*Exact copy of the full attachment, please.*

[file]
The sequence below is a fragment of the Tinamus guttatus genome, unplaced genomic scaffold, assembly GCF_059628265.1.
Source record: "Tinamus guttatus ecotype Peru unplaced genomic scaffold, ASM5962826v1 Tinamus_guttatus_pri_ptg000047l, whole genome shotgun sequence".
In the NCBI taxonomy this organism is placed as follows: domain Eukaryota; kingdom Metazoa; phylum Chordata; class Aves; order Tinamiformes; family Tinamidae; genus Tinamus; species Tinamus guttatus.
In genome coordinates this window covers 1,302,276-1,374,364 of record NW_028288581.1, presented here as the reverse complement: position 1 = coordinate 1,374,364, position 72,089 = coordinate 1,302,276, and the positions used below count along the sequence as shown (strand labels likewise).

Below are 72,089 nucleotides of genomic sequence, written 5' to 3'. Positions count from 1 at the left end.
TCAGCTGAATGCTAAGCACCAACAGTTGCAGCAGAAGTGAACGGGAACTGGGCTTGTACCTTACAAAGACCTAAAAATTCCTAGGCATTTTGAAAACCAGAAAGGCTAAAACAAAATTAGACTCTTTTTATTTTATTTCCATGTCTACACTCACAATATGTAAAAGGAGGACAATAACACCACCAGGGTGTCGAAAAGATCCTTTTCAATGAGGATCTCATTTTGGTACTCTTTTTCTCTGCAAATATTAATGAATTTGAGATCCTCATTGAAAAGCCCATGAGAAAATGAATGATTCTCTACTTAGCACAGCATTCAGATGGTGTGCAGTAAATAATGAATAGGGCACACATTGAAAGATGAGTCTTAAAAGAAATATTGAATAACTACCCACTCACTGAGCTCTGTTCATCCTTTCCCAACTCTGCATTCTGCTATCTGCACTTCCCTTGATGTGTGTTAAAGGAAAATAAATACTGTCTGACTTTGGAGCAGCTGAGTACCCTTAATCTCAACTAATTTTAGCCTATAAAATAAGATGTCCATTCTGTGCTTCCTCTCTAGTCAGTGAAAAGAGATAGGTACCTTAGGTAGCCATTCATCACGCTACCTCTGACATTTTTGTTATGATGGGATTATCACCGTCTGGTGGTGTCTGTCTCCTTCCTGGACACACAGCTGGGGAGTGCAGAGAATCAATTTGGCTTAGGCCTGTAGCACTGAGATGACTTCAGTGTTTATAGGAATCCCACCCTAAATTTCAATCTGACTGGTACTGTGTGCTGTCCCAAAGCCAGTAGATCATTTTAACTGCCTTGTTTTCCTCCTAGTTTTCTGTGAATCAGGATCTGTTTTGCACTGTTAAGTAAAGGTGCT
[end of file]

The sequence below is a fragment of the Tinamus guttatus genome, unplaced genomic scaffold, assembly GCF_059628265.1.
Source record: "Tinamus guttatus ecotype Peru unplaced genomic scaffold, ASM5962826v1 Tinamus_guttatus_pri_ptg000047l, whole genome shotgun sequence".
In the NCBI taxonomy this organism is placed as follows: domain Eukaryota; kingdom Metazoa; phylum Chordata; class Aves; order Tinamiformes; family Tinamidae; genus Tinamus; species Tinamus guttatus.
In genome coordinates this window covers 1,302,276-1,374,364 of record NW_028288581.1, presented here as the reverse complement: position 1 = coordinate 1,374,364, position 72,089 = coordinate 1,302,276, and the positions used below count along the sequence as shown (strand labels likewise).

Below are 72,089 nucleotides of genomic sequence, written 5' to 3'. Positions count from 1 at the left end.
TCAGCTGAATGCTAAGCACCAACAGTTGCAGCAGAAGTGAACGGGAACTGGGCTTGTACCTTACAAAGACCTAAAAATTCCTAGGCATTTTGAAAACCAGAAAGGCTAAAACAAAATTAGACTCTTTTTATTTTATTTCCATGTCTACACTCACAATATGTAAAAGGAGGACAATAACACCACCAGGGTGTCGAAAAGATCCTTTTCAATGAGGATCTCATTTTGGTACTCTTTTTCTCTGCAAATATTAATGAATTTGAGATCCTCATTGAAAAGCCCATGAGAAAATGAATGATTCTCTACTTAGCACAGCATTCAGATGGTGTGCAGTAAATAATGAATAGGGCACACATTGAAAGATGAGTCTTAAAAGAAATATTGAATAACTACCCACTCACTGAGCTCTGTTCATCCTTTCCCAACTCTGCATTCTGCTATCTGCACTTCCCTTGATGTGTGTTAAAGGAAAATAAATACTGTCTGACTTTGGAGCAGCTGAGTACCCTTAATCTCAACTAATTTTAGCCTATAAAATAAGATGTCCATTCTGTGCTTCCTCTCTAGTCAGTGAAAAGAGATAGGTACCTTAGGTAGCCATTCATCACGCTACCTCTGACATTTTTGTTATGATGGGATTATCACCGTCTGGTGGTGTCTGTCTCCTTCCTGGACACACAGCTGGGGAGTGCAGAGAATCAATTTGGCTTAGGCCTGTAGCACTGAGATGACTTCAGTGTTTATAGGAATCCCACCCTAAATTTCAATCTGACTGGTACTGTGTGCTGTCCCAAAGCCAGTAGATCATTTTAACTGCCTTGTTTTCCTCCTAGTTTTCTGTGAATCAGGATCTGTTTTGCACTGTTAAGTAAAGGTGCT